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Buddhadharma : Spring 2018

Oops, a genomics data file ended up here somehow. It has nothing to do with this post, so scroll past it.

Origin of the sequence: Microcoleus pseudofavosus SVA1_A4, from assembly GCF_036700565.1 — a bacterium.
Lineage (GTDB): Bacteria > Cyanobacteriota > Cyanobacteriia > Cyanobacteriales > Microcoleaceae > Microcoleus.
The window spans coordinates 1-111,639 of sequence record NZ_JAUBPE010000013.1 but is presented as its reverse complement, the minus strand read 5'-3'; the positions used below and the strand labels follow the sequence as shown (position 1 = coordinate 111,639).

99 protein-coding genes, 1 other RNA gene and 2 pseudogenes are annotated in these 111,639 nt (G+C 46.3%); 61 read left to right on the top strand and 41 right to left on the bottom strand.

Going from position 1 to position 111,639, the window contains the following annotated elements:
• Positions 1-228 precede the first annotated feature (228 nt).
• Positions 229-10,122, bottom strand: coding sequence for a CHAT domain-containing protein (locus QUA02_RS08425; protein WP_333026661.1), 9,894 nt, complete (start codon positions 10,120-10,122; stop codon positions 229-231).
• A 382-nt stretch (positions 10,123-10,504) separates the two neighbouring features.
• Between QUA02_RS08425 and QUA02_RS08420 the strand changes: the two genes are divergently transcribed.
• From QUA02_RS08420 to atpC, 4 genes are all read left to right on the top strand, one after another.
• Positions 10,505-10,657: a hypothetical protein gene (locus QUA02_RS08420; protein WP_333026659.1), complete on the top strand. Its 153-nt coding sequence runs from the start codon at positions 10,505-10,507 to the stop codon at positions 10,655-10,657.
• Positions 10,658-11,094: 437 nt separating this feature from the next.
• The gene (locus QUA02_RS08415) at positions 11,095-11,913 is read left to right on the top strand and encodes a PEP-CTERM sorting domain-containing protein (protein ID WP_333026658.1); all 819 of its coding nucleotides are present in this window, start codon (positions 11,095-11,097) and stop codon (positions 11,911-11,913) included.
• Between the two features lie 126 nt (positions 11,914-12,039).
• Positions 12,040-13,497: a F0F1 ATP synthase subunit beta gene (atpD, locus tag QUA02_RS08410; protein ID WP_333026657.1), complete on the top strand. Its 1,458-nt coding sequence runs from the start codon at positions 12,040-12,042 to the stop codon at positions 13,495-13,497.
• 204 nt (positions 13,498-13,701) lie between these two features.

116 BUDDHADHARMA: THE PRACTITIONER'S QUARTERLY into life circumstances that cause them to face discrimination and hardship, this is clearly the result of karma. There is a cer tain pragmatism here that feels incompat ible with a Western sense of justice. And yet this line of thinking compels a more intersectional way of understanding ine quity. As one lama recently told me when I interviewed him about death and rebirth: “You have to look at the specificity of a person’s situation to determine how much their gender burdens them in rebirth.” Social and political theorist Alexis Shotwell, in an essay titled “‘Like Water into Water,’ If Buddhism, Then Feminism, But What Sort of Feminism?” argues that Gross’s foundational ideas should be pushed further through an “intersectional” scope. Intersectional feminism asserts that gender is just one part of a complex matrix of related identities including race, class, ability, age, and sexuality. Gross, like other scholars of her generation, continued to write about gender as a binary system of men and women rather than as a fluid con struct that includes people who are gen derqueer, though Shambhala Publications notes that before Gross’s death she had placemarked a section in the manuscript where she intended to write a chapter on “transgender issues.” This may inspire her students to write further on this topic, which is critical to our age. As Judith SimmerBrown suggests in the introduction to Buddhism beyond Gen- der, readers are often left wanting more specificity as to why clinging to gender roles subverts enlightenment and, more important, how a practitioner can work with it. Another section Gross intended to write before her death was on Madh yamaka logic. The Madhyamaka school in Asia. She argues that male scholars interpret certain texts and biographical elements of the historical Buddha’s life in ways that obscure the status of women disciples, citing, for example, scholarly works that show how male commentaries on the Mulasarvastivada Vinaya diminish the arhatship and parinirvana of Yasod hara, the wife of Siddartha Guatama, for political reasons related to bhiksuni ordination. Gross points out that in the Khuddaka Nikaya, in which we learn about Mahaprajapati, the first nun—and the Buddha’s aunt and foster mother—the Buddha declares that it is a false view to think that women cannot attain enlight enment. Despite this strong historical case for equality, sociocultural inequities per sist, such as the most senior nuns sitting behind even the most junior monks at religious teachings. Lineage holders con tinue to be nearly exclusively male, and the monastic education of nuns is inferior to monks in many respects. In some corners, conditions are improving—for example, His Holiness the Dalai Lama has recently insisted that nuns be allowed to sit for the Geshe degree. Gross uses these examples to show how cultural forms of sexism in Buddhism are not in accordance with core Buddhist tenets. In my own research as a scholar of Tibetan Buddhism, I have investigated a term for women, “kye men,” which means low rebirth. Though not used much by younger generations, the term refers to the idea that being born female is the result of low merit. Nearly every Tibetan I have interviewed (men, women, younger people, older people, monastics, laypeople) say the same thing: men and women are equal, but if they are born